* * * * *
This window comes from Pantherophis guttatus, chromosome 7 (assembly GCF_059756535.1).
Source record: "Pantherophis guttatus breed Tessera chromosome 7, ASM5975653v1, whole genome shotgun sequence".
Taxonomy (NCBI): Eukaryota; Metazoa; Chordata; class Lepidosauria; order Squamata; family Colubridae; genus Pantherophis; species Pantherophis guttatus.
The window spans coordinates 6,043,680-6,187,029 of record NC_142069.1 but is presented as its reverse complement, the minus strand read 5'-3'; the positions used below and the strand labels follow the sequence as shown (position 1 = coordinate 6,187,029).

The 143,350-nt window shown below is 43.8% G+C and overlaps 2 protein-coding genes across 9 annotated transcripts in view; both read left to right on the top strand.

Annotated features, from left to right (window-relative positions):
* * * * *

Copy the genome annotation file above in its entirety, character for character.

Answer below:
This window comes from Pantherophis guttatus, chromosome 7 (assembly GCF_059756535.1).
Source record: "Pantherophis guttatus breed Tessera chromosome 7, ASM5975653v1, whole genome shotgun sequence".
Taxonomy (NCBI): Eukaryota; Metazoa; Chordata; class Lepidosauria; order Squamata; family Colubridae; genus Pantherophis; species Pantherophis guttatus.
The window spans coordinates 6,043,680-6,187,029 of record NC_142069.1 but is presented as its reverse complement, the minus strand read 5'-3'; the positions used below and the strand labels follow the sequence as shown (position 1 = coordinate 6,187,029).

The 143,350-nt window shown below is 43.8% G+C and overlaps 2 protein-coding genes across 9 annotated transcripts in view; both read left to right on the top strand.

Annotated features, from left to right (window-relative positions):